Superdry Stock Tanks in 2019: Announces £85.4M Loss

Superdry Stock

Retailer Superdry (OTCPK:SEPGY) spent much of 2018 struggling. And now the company has fallen further into the red with annual reporting a loss of £85.4 million ($106.77 million USD). Further, the company is warning investors that revenues will likely fall further as it executes changes to “reset” the brand.

Superdry Stock Falls

The company announced its delayed results for the year to April 27 and said that it made a “statutory pretax loss of £85.4m ($106.77m).”

The loss is especially significant considering the company pulled in a profit of £65.3 million in the 2017–18 year. Revenue flatlined at £872 million.

The company blamed a “poor performance” in the second half for dragging on revenue, but all-in-all, store sales were down 4%.

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Further, it said, “the non-cash onerous lease and impairment charges of £129.5m booked in its accounts reflected decreasing store revenues and its cautious recovery plan.”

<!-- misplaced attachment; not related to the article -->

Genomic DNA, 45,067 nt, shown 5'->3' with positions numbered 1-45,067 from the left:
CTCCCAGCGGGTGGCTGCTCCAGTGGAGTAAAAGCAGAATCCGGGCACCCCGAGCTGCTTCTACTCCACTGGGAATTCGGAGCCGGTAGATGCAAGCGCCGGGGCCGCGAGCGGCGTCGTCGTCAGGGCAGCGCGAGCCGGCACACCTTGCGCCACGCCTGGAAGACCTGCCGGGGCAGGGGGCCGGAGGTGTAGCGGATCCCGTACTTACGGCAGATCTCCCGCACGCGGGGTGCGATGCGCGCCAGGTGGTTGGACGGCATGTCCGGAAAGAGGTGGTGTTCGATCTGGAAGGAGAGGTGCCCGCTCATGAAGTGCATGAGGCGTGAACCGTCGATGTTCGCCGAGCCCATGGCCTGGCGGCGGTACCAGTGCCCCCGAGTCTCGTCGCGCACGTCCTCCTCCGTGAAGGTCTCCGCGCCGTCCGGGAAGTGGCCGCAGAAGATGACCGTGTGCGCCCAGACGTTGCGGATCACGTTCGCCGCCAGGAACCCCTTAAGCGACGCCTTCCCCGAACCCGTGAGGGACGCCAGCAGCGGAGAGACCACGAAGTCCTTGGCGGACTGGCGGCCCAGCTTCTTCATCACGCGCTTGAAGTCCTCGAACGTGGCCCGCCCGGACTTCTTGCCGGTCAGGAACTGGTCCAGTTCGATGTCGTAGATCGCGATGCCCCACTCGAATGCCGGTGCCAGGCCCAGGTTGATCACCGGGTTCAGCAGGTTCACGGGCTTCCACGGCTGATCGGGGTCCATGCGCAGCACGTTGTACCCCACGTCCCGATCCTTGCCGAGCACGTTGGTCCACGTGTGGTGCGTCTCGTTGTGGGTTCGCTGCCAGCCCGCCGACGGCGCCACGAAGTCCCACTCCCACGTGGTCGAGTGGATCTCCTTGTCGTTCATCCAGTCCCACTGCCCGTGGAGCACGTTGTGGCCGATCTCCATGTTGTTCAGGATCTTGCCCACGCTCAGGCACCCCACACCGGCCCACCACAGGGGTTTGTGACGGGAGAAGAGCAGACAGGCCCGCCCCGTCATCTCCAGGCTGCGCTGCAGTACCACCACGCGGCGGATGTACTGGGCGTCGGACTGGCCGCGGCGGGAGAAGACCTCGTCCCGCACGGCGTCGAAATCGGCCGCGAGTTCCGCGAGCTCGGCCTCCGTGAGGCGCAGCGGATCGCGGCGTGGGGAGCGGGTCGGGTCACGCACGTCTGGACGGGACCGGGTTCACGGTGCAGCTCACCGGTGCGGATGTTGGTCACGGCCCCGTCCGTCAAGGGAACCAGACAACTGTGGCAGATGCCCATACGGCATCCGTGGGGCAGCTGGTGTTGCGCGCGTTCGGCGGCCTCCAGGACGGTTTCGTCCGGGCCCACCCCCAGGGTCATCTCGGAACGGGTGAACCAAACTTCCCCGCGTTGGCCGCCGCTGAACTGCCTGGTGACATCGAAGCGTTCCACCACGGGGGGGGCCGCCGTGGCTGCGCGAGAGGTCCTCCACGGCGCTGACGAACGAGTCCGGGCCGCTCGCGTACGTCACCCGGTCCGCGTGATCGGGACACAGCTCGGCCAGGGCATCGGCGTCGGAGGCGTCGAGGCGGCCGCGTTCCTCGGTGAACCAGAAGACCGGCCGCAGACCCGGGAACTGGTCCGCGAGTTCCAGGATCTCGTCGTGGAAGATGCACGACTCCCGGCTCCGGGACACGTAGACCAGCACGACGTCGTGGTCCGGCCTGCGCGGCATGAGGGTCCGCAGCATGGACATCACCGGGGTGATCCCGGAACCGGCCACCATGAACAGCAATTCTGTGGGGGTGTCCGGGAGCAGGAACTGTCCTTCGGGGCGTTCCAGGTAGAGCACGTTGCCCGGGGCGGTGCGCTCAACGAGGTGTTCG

According to news outlets:

“Superdry’s underlying pretax profit slumped 57% to £41.9m—at the bottom of the range of analysts’ forecasts that have been cut after a string of warnings.”

Superdry Stock Tanks

Superdry shares have tanked 66% over the last year. At present, shares are selling for £4.39 on the London Stock Exchange, down roughly 2% on the news.

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The fashion retailer had issued three profit warnings in the run-up to its report. Fueled by lagging sales, a bitter dispute at head office between management and co-founder Julian Dunkerton also hasn’t helped. A disagreement over Superdry’s direction resulted in a shareholder vote that saw Dunkerton return to the company in April. The executive leadership team then quit in response.

Dunkerton remains interim chief executive at present. He has warned that his revival plans for Superdry could take up to two years and aims to restore a “design-led” culture.

It is likely that SDRY stock will flounder in the coming weeks if not months. The retail climate is now notoriously difficult for brick and mortar stores, and Superdry is still running on a very old business model that will take years to turn around.

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